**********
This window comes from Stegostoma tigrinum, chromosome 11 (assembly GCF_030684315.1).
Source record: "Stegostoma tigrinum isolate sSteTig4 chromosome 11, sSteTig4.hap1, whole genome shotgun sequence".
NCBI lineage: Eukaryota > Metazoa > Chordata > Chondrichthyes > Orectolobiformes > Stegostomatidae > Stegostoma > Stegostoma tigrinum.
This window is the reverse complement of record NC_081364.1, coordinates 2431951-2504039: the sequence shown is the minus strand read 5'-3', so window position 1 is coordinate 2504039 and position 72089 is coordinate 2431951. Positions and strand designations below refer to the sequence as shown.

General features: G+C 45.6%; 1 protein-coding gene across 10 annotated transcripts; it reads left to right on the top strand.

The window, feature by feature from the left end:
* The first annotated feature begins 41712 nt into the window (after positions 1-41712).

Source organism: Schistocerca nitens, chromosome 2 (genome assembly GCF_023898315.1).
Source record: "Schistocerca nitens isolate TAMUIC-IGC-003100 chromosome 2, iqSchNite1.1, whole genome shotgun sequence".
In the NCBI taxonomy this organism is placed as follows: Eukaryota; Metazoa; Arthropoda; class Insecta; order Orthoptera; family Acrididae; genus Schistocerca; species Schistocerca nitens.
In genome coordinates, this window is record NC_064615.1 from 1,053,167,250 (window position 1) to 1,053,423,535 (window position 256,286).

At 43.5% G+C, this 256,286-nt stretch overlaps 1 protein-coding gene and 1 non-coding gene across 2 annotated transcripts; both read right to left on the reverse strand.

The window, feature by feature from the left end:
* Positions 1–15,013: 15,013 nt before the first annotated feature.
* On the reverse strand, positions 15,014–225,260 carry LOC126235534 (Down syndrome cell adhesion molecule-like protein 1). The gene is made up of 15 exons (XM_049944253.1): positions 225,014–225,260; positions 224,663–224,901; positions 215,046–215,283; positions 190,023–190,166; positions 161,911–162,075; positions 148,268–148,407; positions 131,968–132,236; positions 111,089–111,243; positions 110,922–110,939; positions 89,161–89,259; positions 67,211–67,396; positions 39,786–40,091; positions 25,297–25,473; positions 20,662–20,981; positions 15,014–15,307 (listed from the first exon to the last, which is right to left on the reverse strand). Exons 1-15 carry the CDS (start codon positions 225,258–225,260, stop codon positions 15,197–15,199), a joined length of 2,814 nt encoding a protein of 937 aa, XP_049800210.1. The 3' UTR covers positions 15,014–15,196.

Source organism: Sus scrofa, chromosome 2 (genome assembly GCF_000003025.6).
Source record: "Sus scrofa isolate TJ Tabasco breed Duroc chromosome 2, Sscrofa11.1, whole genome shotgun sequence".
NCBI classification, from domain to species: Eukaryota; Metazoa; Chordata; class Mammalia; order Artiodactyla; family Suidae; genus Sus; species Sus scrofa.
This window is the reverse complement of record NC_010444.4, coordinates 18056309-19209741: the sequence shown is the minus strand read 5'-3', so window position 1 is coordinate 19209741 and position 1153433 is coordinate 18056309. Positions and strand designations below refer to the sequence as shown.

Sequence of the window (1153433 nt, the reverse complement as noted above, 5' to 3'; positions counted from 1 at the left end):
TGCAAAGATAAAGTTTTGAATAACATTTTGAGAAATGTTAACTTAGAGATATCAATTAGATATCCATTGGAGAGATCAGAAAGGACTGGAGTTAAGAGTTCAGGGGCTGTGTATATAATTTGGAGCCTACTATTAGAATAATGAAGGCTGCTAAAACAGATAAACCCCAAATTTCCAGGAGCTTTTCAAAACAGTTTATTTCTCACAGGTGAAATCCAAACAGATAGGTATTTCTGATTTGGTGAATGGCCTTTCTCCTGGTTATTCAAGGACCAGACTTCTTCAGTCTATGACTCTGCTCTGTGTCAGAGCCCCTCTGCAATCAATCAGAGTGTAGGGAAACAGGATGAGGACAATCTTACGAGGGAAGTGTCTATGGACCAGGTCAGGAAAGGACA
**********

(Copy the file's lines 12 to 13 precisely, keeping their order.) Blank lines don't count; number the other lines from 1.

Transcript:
At 43.5% G+C, this 256,286-nt stretch overlaps 1 protein-coding gene and 1 non-coding gene across 2 annotated transcripts; both read right to left on the reverse strand.

The window, feature by feature from the left end: